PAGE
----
The other day, when the British Parliament voted to reject the Brexit “path to self-destruction,” someone wrote on my Facebook page that it was a case of buyer’s remorse.

Buyer’s remorse is too common in our world, and, some might argue, unnecessary.

We read that 40 to 50 percent of U.S. marriages end up in divorce because half of us jump into marriage without thinking.

Many parents would have not a worry today had they been allowed to select marriage partners for some of their children.

If you don’t believe it, ask them.

Divorce may be defined as buyer’s remorse with a vengeance.

By the same token, too many voters are like starry-eyed youngsters who leap before they look.

Would people lead happier lives if they no longer voted against the political party that their father and grandfather hated – and voted instead for a better lifestyle?

Because many people don’t even know what the political party of their grandfather now stands for, voting for a lifestyle would not be skewed by years of irrational or misguided prejudice but would give voters the life that they want for themselves and their children.

Without smiling faces on the ballot, voters would finally have a chance to vote for something – instead of against someone.

The ballot could contain as many as 50 or 60 statements and questions that must be answered with “yes” or “no,” or it might be refined to the point where a dozen would do.

Yes-or-no questions give lawyers fits. Ask some lawyers in this country if they would shoot their mother, and they’d ask for time to think about it. Luckily, lawyers constitute only a small part of the population and can be discounted here.

As any teacher will tell you, fill-in-the-boxes yes-or-no tests are much easier to tabulate than three-page essays.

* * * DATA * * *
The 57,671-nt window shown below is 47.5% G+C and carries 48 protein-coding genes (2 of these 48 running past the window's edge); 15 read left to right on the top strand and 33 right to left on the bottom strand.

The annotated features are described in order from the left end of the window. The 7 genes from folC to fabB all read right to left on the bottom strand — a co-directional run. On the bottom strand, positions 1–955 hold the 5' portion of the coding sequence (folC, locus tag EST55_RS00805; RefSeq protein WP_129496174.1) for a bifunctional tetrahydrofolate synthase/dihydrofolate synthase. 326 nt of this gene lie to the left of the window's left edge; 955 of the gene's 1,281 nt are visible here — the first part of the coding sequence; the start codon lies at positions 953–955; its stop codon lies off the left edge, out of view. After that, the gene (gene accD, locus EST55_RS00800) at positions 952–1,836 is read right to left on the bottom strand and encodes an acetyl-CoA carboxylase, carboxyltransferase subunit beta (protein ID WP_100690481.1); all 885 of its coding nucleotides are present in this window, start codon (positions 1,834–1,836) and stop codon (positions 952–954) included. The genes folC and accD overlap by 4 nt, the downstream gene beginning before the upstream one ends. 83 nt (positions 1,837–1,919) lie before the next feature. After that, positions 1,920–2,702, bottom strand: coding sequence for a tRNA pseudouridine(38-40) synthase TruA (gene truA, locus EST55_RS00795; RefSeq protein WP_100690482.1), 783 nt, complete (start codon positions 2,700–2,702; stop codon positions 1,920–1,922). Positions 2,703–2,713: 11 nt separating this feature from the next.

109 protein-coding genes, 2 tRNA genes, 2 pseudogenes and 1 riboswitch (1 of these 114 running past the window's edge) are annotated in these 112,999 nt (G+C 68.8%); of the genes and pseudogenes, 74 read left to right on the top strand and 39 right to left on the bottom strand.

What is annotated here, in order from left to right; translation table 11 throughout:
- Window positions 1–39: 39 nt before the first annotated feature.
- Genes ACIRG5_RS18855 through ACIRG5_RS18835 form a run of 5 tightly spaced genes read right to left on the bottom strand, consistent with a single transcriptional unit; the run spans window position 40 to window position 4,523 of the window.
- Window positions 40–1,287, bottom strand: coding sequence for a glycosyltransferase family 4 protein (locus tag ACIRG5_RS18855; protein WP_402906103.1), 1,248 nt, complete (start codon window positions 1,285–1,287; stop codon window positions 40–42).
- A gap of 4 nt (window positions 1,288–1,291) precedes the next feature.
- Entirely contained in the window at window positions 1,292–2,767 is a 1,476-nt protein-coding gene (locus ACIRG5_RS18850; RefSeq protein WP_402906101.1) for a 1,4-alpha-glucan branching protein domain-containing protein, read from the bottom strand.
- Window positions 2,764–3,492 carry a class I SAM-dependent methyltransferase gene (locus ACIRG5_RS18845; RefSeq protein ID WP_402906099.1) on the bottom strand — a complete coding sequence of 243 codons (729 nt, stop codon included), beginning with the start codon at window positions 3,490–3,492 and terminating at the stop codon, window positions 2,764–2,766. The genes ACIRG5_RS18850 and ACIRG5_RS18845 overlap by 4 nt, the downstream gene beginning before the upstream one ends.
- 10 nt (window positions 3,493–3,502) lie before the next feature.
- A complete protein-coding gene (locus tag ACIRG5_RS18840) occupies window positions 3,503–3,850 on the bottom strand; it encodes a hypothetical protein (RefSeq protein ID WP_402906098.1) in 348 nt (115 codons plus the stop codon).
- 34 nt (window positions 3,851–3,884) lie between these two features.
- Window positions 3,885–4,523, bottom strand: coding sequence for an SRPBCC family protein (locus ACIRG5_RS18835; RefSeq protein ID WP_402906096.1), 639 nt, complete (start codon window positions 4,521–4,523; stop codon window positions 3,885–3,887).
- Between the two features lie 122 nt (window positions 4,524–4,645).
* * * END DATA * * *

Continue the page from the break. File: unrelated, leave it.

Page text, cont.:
The questions and statements on our proposed ballot might look like this. Please remember that they must all be answered with “yes” or “no.”

1. Do you want to live in a society that guarantees that you will never go hungry?

2. Do you want to live in a society where you can be dragged from your home at 2 a.m. and shot without being given a trial? 3 a.m.?

3. Do you want to live in a society that enables you to retire without worry, no matter where you were on the pay scale, after you’ve worked hard and paid your taxes for 40 years?

4. Do you want to live in a society where you can only shrug your shoulders and smile when your rich neighbor steals your cow?

5. A 26-year-old widow who shows up at the southern border with two children and asks for asylum is probably up to no good.

6. In an ideal world, my neighbors would have Norwegian passports.

7. Border walls are a waste of money because technology has made them obsolete.

8. Border walls are a waste of money because we should simply invade and annex neighboring countries.

9. Four weeks of paid vacation sounds good to me.

10. The CEO of my company gets 271 times the salary I do because he is 271 times smarter than I am.

11. Last Thanksgiving, Grandma sold the turkey and gave us each a Big Mac.

Although these are only samples, you see what we are talking about here. The yes-or-no results to each question would be posted. The one with the most yeses would obviously be the topic that meant the most to voters. There would no longer be any political parties with hidden agendas to suddenly creep out of the woodwork and generate chaos.

Because the yes-or-no results not only would be posted but also would be foremost in everyone’s mind, a leader who served his guests McDonald’s hamburgers instead of lobster Newburg – just to get a few extra minutes on prime-time television – would immediately be removed and replaced by the No. 2 candidate.

This revolutionary new system of balloting would go a long way toward eliminating buyer’s remorse two years down the road. Politics would be left out of the voting equation, and the candidate whose own views came closest to those of the people would win. Voters would get the society they wanted.

In this best of all possible worlds, the country would be free from a daily crisis, “Saturday Night Live” would go out of business and NASCAR crashes would be the only horrible thing left on the evening news.

The humble Farmer can be heard Friday nights at 7 on WHPW (97.3 FM) and visited at:

www.thehumblefarmer.com/MainePrivateRadio.html